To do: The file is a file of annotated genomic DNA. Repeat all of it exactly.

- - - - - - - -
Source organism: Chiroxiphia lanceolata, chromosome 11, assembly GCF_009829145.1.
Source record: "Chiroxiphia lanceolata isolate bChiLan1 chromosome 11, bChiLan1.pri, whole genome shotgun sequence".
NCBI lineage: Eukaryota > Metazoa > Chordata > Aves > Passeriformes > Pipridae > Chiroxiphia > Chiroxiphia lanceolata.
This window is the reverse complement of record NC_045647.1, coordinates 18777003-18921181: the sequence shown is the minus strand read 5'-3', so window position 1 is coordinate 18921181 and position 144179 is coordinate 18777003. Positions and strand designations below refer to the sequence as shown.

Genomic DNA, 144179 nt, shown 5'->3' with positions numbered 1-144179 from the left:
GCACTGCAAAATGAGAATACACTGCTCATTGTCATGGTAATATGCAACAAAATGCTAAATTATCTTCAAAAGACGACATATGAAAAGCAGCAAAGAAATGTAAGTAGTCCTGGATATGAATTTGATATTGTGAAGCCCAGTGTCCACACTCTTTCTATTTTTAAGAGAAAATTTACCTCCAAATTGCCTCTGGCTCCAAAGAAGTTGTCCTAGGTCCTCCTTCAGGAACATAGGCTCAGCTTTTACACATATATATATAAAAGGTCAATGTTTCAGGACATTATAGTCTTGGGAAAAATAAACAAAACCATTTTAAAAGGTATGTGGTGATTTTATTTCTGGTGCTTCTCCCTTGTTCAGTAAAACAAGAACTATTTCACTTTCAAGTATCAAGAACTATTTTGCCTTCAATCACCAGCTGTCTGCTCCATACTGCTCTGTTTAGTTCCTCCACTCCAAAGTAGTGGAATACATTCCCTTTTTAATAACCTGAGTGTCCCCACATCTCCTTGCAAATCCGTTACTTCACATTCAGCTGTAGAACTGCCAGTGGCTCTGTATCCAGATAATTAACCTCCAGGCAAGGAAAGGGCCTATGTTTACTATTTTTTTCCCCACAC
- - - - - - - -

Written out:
Source organism: Chiroxiphia lanceolata, chromosome 11, assembly GCF_009829145.1.
Source record: "Chiroxiphia lanceolata isolate bChiLan1 chromosome 11, bChiLan1.pri, whole genome shotgun sequence".
NCBI lineage: Eukaryota > Metazoa > Chordata > Aves > Passeriformes > Pipridae > Chiroxiphia > Chiroxiphia lanceolata.
This window is the reverse complement of record NC_045647.1, coordinates 18777003-18921181: the sequence shown is the minus strand read 5'-3', so window position 1 is coordinate 18921181 and position 144179 is coordinate 18777003. Positions and strand designations below refer to the sequence as shown.

Genomic DNA, 144179 nt, shown 5'->3' with positions numbered 1-144179 from the left:
GCACTGCAAAATGAGAATACACTGCTCATTGTCATGGTAATATGCAACAAAATGCTAAATTATCTTCAAAAGACGACATATGAAAAGCAGCAAAGAAATGTAAGTAGTCCTGGATATGAATTTGATATTGTGAAGCCCAGTGTCCACACTCTTTCTATTTTTAAGAGAAAATTTACCTCCAAATTGCCTCTGGCTCCAAAGAAGTTGTCCTAGGTCCTCCTTCAGGAACATAGGCTCAGCTTTTACACATATATATATAAAAGGTCAATGTTTCAGGACATTATAGTCTTGGGAAAAATAAACAAAACCATTTTAAAAGGTATGTGGTGATTTTATTTCTGGTGCTTCTCCCTTGTTCAGTAAAACAAGAACTATTTCACTTTCAAGTATCAAGAACTATTTTGCCTTCAATCACCAGCTGTCTGCTCCATACTGCTCTGTTTAGTTCCTCCACTCCAAAGTAGTGGAATACATTCCCTTTTTAATAACCTGAGTGTCCCCACATCTCCTTGCAAATCCGTTACTTCACATTCAGCTGTAGAACTGCCAGTGGCTCTGTATCCAGATAATTAACCTCCAGGCAAGGAAAGGGCCTATGTTTACTATTTTTTTCCCCACAC